Driventowrite leaves no corner of the automotive world unexamined. Today we look a bit at paint, Mazda paint, Toyota paint, Opel paint…
Mazda presented their new colour in November, ending their press release with the memorable line: “colour is an element of form”.
Soul Red Crystal is a development of an existing Mazda colour, Soul Red that “balances vibrant energy and vividness with clear depth and gloss.” So, it’s rich and shiny. Mazda estimate that it has 20 percent higher colour saturation and 50 percent more depth”. I don’t know how the depth is estimated. There is no insight here. There might be some here.
Mazda say that “the paint retains a simple three-layer structure comprising clear, translucent and reflective coats, but represents an evolution of Mazda’s Takuminuri painting technology. Takuminuri gives mass-production vehicles a precise, high-quality finish.. the new paint’s translucent layer features a newly developed highly saturated red pigment for a richer red. In addition to high-brilliance, extremely thin aluminum flakes, the reflective coat features light-absorbing flakes that intensify shaded areas and make it possible to achieve a depth of colour that previously required two layers.
The aluminum flakes were made a uniform size, the consistency of the paint was enhanced and a technique to shrink the volume of paint during the drying process was employed. This results in even, smooth coverage of the aluminum and light-absorbing flakes on the car’s body and more precise control of light reflection, making for a substantially deeper and more vivid colour.” I thought that was worth printing almost verbatim. In short, the dark part is darker and the bright bits brighter. The coating is also more even. I think this means that the surface has a larger and more clearly separated range from lightest to darkest. When you see a car rendering like this one by Jason White:
…one’s eye is drawn to the dramatic contrast of the darkness of the surfaces affected by the ground and the surfaces reflecting the sky; the sky is typically dawn or dusk when the azimuth is bright and the zenith is darkest.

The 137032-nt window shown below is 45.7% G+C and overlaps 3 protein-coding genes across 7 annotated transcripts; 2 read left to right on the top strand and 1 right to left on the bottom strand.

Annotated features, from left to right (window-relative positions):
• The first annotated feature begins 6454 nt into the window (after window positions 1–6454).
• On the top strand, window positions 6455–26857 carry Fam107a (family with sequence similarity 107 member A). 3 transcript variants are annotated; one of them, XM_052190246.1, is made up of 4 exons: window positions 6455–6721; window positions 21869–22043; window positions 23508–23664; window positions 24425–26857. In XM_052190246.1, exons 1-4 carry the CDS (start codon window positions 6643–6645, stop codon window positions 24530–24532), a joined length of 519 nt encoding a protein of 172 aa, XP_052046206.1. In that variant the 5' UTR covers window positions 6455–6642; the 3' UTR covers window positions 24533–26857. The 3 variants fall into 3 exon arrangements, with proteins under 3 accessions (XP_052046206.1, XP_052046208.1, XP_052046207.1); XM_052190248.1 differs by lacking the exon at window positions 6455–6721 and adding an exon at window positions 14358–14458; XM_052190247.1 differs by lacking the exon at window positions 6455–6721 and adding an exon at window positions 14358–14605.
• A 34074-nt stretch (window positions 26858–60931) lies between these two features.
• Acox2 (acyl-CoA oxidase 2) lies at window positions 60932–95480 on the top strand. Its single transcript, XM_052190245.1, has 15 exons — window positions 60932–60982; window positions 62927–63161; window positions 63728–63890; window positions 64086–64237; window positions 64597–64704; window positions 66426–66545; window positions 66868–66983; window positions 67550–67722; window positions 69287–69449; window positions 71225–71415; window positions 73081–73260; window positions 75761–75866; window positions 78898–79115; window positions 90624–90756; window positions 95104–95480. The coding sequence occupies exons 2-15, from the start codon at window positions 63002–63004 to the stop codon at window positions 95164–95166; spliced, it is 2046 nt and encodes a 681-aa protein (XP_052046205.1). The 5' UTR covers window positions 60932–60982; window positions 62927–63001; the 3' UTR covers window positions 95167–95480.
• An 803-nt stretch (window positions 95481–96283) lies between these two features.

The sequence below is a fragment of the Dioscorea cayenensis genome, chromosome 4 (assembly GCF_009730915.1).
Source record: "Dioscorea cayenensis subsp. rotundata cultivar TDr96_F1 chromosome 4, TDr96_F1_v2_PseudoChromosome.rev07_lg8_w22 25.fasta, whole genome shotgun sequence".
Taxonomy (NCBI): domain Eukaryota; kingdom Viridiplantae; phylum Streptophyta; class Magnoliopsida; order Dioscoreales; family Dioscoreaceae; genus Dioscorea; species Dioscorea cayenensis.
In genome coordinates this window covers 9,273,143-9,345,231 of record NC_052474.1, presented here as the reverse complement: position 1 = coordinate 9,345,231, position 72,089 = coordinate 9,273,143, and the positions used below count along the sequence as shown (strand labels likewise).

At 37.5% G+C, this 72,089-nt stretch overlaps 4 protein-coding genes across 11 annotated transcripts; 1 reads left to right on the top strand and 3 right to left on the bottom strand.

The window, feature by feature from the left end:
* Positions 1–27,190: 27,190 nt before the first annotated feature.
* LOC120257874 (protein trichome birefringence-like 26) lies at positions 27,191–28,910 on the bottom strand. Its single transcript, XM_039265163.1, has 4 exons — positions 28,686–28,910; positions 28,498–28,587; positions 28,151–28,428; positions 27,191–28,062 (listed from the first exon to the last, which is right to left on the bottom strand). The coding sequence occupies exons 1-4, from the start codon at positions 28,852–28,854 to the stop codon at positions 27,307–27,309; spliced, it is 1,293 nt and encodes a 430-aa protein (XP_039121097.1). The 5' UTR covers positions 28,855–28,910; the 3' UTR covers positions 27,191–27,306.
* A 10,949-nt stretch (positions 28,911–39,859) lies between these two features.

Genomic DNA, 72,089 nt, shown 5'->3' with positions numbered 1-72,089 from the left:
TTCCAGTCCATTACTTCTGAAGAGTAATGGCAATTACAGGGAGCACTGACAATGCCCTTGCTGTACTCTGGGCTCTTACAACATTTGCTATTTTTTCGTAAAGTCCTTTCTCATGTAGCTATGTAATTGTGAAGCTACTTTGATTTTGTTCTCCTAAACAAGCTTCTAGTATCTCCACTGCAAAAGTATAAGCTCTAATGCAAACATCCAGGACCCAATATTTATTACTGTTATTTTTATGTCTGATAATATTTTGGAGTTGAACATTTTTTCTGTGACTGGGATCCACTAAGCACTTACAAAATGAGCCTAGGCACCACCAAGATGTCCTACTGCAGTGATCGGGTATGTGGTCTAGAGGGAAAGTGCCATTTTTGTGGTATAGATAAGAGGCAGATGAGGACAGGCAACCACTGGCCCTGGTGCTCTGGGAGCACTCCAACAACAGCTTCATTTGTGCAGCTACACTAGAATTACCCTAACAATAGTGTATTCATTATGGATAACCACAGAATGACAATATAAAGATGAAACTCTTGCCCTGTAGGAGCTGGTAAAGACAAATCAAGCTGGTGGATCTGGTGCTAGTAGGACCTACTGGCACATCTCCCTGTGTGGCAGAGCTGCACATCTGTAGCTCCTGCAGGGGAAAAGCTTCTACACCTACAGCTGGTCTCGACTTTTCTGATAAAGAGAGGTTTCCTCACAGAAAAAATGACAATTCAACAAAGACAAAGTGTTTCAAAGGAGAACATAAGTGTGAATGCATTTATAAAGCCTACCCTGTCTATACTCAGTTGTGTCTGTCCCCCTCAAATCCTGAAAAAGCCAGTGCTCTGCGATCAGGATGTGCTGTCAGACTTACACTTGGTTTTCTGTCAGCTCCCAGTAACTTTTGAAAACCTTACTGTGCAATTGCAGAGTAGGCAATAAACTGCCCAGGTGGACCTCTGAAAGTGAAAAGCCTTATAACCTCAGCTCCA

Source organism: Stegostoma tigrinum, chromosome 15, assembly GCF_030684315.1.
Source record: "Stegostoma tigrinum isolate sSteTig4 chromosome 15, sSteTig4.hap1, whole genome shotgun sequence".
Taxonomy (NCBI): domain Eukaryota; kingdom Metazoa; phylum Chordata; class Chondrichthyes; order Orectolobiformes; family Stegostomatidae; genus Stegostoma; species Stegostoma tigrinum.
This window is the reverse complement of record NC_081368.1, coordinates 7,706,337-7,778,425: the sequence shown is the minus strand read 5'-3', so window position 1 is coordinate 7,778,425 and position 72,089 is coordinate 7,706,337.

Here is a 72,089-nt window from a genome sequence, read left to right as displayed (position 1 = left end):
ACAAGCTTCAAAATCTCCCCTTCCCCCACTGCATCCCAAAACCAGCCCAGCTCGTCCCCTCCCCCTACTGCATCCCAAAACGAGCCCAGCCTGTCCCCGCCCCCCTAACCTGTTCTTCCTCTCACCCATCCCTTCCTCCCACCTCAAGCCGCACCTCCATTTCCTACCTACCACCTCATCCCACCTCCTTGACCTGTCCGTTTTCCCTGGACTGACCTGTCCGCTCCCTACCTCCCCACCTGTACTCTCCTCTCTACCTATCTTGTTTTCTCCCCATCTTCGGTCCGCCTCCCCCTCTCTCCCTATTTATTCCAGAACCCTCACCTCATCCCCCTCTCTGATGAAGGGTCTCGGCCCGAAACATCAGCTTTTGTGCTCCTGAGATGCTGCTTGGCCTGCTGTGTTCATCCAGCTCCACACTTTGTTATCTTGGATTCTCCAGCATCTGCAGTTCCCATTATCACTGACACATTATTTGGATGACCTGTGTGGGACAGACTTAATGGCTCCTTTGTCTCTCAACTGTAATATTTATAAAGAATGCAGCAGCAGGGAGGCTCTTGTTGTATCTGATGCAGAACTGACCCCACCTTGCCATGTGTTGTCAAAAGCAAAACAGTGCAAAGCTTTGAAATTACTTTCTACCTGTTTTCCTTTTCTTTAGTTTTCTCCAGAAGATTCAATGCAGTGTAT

For your information, most automotive paints are provided by three global firms: PPG (USA), BASF (Germany) and Axalta (USA). And making paints a harder element to manage is that cars are made of a wider range of materials and environmental regulations require greater use of water-based paints. Lastly, there is a wish to reduce the space and time required for coatings: fewer ovens and fewer coats of paint.
If you’ve ever wondered why an Opel Adam has a rather ritzy look, it might be down to the paint. In 2014 Opel threw €8 million at the paint shop at the Eisenach factory where the car is built. Ford have put their effort (2007) into reducing the need for curing between coats. That saves time and energy and reduces emissions of volatile organic compounds. BMW tried water-based paints in Spartanburg (2011). Nissan’s latest news revolved around dirt-resistant paint. Blowing GM out of the water, Honda spent $210 on a whole new paint centre which uses less water (by catching overspray with limestone dust). They didn’t say if the the paint looks better. Toyota have a new energy repelling paint that keeps the car cool: Thermo-Tect. It’s a rather striking lime-yellow.
I was really hoping, in that trawl, to find news about paint processes that are good for customers as well as being cheaper and less polluting (which I approve of). So, far, of the manufacturers I know about, it’s Rolls-Royce, Mazda and GM who have paid most attention to paints. Mazda used a rolling carrier to allow them to spray thicker paint on their cars almost 20 years ago (it reduced paint run). Rolls-Royce are or were famous for taking months plus hand sanding and 20 coats for each car while Bob Lutz asked GM about a decade ago to make the paints look better so as to reinforce the impression of quality (and I think he was right).